10. What Type of License to GetHigh Explosives Versus Low Explosives • Low explosives include black powder and most fireworks (except salutes, flash powder, whistle powder, and experimental rocket compositions) • Fireworks include low explosives and bulk salutes, but not high explosive powders • High explosives include all explosives (low explosives, fireworks, and high explosives) • The differentiation between different classes of explosives will be eliminated in the licensing process some time in the future.

  11. New License Categories • User Limited • User of Explosives • Dealer of Explosives • Importer of Explosives • Manufacturer of Explosives • Classes of explosives will be eliminated from license categories • Magazine will determine capability

  12. What Type of License to GetManufacturer Versus User License • User license allows you to buy, store, and use materials. • Manufacturer allows you to make, buy, sell, store, and use materials. • Manufacturer provides greater coverage than user license does. • Manufacturer license costs twice as much as user license (and worth it).

  13. Type of License to Apply For • Type 20, Manufacturer of High Explosives, provides the widest range of coverage and offers the greatest amount of flexibility for use, but requires high explosives storage. • Type 50, Manufacturer of Fireworks, allows you to manufacture most types of fireworks and does not require high explosives storage unless you store bulk salutes. • Type 20 provides more coverage than Type 50 license – apply for a Type 20.

  14. Why a High Explosives License? • A Type 50 license, Manufacturer of Fireworks, covers the manufacture of fireworks and bulk salutes, but the manufacture and storage of experimental pyrotechnic compositions is a gray area that is subject to interpretation. • The ATF is classifies flash powder, whistle powder, chlorate-based compounds, and experimental compositions as “high explosives”. • Only a Type 20 license, manufacturer of high explosives, will meet the strictest interpretation of ATF definitions.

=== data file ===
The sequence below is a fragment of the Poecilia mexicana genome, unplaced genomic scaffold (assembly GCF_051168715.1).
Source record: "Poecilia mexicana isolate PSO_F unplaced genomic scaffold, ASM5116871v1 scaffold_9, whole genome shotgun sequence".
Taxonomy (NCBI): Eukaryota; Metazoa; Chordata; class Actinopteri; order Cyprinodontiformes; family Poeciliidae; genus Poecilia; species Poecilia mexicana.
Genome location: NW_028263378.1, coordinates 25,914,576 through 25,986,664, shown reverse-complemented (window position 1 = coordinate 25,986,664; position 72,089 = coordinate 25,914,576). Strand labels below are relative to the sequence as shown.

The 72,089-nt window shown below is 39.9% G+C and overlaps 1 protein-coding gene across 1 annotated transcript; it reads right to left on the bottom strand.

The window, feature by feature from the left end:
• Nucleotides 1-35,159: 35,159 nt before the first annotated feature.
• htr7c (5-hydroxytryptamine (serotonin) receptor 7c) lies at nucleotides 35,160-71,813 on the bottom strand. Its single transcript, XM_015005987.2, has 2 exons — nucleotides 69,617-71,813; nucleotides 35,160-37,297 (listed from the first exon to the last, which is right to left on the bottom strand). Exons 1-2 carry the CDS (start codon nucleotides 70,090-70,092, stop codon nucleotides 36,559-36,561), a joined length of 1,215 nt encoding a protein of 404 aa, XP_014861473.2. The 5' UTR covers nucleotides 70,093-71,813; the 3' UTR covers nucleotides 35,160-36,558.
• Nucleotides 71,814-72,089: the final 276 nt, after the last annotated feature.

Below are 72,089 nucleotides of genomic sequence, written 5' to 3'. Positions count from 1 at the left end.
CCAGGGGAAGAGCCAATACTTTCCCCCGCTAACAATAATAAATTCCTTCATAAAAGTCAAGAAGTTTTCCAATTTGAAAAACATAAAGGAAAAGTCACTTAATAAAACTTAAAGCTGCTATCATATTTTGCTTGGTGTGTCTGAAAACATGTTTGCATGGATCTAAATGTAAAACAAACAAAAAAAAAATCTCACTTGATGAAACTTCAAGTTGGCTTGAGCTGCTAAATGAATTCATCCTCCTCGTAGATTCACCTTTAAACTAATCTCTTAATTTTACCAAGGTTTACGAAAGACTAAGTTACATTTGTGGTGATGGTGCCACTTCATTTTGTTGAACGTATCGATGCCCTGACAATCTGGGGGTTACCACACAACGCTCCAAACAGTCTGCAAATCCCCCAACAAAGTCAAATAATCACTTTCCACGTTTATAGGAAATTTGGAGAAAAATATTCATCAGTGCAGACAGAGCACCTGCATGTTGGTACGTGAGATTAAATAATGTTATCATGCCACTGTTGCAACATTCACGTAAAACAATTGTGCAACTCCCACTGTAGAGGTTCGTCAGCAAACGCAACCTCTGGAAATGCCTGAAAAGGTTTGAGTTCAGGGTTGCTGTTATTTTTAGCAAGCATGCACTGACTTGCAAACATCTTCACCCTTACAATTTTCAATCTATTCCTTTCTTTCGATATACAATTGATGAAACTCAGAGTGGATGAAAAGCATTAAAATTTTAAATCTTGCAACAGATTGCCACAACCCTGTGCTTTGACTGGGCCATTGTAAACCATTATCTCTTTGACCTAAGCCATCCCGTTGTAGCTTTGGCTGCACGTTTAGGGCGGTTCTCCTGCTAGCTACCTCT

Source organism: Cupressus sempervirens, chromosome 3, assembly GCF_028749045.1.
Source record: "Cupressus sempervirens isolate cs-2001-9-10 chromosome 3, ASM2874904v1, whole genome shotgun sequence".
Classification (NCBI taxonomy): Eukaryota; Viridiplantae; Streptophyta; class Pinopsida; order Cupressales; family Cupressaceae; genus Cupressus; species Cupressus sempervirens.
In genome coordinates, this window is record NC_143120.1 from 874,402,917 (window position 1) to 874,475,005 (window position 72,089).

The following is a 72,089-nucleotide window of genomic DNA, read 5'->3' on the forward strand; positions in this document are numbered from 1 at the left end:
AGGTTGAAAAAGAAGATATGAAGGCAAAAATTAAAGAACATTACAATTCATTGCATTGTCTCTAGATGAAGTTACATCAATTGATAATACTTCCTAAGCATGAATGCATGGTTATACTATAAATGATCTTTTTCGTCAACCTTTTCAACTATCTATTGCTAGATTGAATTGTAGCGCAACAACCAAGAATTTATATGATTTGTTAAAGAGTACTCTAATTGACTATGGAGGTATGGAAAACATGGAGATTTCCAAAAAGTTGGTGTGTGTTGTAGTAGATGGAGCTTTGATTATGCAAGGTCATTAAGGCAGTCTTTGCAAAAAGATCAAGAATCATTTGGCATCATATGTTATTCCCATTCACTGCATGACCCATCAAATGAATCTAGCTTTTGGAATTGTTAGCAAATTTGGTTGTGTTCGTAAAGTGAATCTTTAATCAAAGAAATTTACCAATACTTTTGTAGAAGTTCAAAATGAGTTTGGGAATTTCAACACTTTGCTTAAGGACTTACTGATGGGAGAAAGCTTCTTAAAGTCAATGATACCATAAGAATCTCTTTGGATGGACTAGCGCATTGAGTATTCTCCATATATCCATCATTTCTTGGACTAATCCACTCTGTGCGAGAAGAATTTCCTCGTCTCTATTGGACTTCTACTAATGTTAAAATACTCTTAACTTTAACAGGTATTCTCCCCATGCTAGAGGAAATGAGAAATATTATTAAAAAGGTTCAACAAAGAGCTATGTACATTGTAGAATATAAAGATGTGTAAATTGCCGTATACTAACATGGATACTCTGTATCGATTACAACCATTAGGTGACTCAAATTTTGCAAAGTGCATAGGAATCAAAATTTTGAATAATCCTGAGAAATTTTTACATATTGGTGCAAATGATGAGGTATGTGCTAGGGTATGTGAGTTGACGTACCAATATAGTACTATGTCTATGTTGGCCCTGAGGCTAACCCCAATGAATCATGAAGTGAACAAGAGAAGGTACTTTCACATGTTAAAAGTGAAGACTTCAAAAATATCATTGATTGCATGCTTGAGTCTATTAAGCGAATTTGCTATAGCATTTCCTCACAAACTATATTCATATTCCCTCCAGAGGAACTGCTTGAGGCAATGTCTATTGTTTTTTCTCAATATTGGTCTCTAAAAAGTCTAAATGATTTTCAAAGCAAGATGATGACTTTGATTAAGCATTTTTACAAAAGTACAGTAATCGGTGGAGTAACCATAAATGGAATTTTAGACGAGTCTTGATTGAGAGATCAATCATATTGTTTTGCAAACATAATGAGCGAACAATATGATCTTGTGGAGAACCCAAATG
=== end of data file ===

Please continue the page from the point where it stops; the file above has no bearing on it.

15. Myths About Licenses • Myth 1: It is easier to get a user license than a manufacturer license. • Myth 2: It is easier to get a low explosives license or fireworks license than it is to get a high explosives license. • Myth 3: People with high explosives manufacturing licenses are scrutinized more closely, and inspected more often, than other types of licenses.

  16. Magazines • A magazine is a place where you store fireworks and explosives. • Storage requirements are defined in Subpart K of the ATF Orange Book (Page 39). • There are several types of magazines: • Type 1: Permanent storage for high explosives. • Type 2: Portable storage for high explosives. • Type 3: Day boxes for high explosives. • Type 4: Storage for low explosives and fireworks. • Type 5: Storage for blasting agents (ANFO).

  17. Magazine Requirements • For a high explosives license, you must have high explosives storage. You can also have additional (separate) low explosives storage. • Fireworks, including salutes that are mixed 50/50 with other shells, are considered low explosives. Otherwise, bulk salutes are considered high explosives. • Low explosives can be stored in a high explosives magazine, but high explosives cannot be stored in a low explosives magazine.